The 18-month limitation was first enacted as an amendment to 28 U.S.C. § 421, Act of Apr. 17, 1940. 54 Stat. 101. Rule 6(g) is the successor to 28 U.S.C. § 421


15 U.S.C. § 1 (1976) provides in relevant part:

Every person who shall make any contract or engage in any combination or conspiracy hereby declared to be illegal shall be deemed guilty of a felony, and, on conviction thereof, shall be punished by a fine not exceeding one million dollars if a corporation, or, if any other person, one hundred thousand dollars or by imprisonment not exceeding three years, or by both said punishments, in the discretion of the court.


We leave open the question whether infamous punishments might be fashioned in the future that could be inflicted upon corporations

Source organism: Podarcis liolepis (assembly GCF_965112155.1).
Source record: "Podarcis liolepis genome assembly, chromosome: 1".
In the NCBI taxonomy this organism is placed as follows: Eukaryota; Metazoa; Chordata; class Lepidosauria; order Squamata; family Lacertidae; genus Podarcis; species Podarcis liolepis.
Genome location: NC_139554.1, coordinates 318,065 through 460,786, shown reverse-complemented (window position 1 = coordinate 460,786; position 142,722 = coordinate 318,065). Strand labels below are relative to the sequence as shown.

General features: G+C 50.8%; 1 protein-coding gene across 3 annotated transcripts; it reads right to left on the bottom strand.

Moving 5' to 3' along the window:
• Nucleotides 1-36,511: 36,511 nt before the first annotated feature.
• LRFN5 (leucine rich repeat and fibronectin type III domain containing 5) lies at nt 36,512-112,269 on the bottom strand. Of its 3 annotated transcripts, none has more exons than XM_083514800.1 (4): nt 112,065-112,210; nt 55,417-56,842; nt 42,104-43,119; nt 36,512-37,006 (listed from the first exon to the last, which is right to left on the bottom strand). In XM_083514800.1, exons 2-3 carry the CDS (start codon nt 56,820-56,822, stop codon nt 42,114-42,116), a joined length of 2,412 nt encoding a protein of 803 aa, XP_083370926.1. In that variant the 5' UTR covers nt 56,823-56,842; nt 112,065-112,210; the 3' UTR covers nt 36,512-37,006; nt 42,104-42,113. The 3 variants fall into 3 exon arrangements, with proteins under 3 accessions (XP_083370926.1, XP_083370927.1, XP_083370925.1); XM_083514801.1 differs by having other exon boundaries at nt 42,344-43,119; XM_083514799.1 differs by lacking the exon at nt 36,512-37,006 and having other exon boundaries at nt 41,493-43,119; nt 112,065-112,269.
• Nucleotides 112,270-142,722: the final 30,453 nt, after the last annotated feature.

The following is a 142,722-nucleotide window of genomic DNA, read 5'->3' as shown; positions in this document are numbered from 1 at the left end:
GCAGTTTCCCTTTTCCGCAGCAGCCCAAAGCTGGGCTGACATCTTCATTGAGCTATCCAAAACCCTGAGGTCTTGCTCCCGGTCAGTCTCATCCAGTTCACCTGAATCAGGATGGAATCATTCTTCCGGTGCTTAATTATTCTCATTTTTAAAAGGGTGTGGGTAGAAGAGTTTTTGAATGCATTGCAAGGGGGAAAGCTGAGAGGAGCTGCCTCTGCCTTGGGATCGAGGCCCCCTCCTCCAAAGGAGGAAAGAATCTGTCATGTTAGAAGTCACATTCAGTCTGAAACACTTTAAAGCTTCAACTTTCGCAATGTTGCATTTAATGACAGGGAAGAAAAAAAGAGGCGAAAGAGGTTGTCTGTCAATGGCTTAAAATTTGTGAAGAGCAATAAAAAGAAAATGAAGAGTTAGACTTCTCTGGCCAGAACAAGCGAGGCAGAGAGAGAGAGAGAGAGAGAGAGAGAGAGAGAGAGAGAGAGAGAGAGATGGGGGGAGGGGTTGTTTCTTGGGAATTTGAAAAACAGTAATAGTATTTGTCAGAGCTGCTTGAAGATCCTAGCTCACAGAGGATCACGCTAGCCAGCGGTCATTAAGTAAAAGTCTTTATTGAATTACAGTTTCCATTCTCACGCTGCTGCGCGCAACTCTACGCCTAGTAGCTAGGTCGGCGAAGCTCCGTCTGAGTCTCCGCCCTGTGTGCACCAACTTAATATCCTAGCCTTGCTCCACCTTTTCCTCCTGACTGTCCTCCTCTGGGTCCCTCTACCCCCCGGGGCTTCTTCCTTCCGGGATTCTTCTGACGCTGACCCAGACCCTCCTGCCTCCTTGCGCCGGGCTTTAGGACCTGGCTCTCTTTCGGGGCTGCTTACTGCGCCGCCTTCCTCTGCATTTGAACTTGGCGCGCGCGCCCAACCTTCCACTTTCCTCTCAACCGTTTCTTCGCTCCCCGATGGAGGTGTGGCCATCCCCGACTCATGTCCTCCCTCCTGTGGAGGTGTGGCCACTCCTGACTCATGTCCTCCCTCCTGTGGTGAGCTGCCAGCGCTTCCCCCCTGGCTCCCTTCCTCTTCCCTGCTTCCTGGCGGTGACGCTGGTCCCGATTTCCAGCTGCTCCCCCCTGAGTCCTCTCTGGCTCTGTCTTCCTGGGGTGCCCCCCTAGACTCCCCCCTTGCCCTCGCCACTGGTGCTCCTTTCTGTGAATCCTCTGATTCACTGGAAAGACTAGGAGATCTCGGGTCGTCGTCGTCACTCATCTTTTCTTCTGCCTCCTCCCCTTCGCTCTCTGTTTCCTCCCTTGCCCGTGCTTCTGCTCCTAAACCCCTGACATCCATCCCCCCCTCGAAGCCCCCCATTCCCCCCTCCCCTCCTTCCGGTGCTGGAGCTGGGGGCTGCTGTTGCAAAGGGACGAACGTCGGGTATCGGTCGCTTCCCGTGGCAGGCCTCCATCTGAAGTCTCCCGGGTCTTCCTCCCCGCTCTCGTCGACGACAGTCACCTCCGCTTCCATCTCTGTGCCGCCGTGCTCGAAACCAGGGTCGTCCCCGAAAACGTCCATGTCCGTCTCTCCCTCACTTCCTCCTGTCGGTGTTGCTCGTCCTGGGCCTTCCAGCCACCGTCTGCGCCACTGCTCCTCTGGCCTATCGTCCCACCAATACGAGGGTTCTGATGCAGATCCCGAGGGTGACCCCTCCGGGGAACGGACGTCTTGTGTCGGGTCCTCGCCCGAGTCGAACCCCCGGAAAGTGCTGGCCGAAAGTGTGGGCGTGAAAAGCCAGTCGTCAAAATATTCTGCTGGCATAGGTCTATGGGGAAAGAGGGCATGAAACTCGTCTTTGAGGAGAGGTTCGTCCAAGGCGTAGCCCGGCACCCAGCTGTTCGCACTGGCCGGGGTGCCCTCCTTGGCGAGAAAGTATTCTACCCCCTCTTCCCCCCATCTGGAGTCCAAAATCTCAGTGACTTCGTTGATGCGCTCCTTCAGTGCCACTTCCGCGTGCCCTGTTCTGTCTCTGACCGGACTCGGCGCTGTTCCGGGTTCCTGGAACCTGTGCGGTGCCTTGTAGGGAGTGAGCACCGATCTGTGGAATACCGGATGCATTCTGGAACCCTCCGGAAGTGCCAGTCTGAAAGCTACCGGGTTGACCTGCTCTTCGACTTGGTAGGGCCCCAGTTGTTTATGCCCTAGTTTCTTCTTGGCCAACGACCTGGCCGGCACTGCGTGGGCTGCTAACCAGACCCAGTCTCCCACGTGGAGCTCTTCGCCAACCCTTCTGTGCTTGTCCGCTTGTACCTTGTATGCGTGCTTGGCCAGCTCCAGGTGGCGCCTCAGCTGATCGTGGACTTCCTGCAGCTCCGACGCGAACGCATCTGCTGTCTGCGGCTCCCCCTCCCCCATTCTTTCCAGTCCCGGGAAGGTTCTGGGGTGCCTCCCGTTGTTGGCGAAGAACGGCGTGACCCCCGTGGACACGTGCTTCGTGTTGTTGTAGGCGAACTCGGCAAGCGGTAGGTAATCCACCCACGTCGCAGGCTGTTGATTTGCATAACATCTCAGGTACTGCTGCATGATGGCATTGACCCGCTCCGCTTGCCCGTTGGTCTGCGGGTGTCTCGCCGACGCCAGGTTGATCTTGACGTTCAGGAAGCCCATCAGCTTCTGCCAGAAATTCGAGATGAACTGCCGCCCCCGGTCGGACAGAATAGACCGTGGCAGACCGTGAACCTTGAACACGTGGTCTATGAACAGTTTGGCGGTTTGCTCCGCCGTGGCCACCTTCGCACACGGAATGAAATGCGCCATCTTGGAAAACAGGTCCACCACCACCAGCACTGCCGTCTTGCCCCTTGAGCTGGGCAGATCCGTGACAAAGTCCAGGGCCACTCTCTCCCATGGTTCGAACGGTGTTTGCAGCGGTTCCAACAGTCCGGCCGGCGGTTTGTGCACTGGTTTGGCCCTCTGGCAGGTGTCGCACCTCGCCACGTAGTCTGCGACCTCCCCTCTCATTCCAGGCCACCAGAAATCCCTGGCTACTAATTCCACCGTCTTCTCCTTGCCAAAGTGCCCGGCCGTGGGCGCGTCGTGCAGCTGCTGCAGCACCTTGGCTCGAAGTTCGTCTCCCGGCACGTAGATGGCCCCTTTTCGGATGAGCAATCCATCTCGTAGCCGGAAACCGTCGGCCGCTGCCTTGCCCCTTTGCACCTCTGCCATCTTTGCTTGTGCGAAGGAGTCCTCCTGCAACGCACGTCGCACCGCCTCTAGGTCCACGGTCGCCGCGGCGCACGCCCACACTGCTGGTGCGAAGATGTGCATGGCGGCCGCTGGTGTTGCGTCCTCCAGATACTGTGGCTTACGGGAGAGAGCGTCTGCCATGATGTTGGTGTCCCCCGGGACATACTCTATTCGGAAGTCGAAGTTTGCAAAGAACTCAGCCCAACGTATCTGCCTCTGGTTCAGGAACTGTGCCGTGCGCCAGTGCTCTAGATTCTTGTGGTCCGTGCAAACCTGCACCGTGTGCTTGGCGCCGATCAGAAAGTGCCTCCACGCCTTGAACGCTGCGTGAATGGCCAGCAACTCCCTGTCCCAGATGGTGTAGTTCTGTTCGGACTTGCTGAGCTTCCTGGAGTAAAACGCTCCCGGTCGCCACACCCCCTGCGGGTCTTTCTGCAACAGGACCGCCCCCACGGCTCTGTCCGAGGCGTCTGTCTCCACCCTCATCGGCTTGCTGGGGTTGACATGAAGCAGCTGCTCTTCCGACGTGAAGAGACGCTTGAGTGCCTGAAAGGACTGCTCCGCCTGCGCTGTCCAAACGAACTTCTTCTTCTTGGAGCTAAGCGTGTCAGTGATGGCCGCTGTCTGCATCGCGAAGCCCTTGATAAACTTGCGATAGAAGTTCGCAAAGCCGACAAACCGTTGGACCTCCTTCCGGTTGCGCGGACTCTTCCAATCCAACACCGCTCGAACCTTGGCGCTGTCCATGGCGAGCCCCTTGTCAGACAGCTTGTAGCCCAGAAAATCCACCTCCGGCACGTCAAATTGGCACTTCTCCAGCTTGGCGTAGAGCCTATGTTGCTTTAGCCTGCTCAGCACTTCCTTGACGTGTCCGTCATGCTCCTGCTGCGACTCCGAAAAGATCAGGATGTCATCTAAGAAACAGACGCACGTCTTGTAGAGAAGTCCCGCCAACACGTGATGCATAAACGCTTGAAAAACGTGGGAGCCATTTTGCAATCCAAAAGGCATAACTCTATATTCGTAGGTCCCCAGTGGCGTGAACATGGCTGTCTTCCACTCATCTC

The Pandilidis court found no showing of prejudice to the defendant where amendment of a grand jury indictment was permitted without submission of that amendment to the grand jury as required under Rule 7(e), Fed.R.Crim.P. 524 F.2d at 649. Contra, United States v. Goldstein, 502 F.2d 526 (3d Cir. 1974) (even in misdemeanor cases, in which indictments are not constitutionally required, any amendment to an indictment without grand jury action results in automatic prejudice to defendant)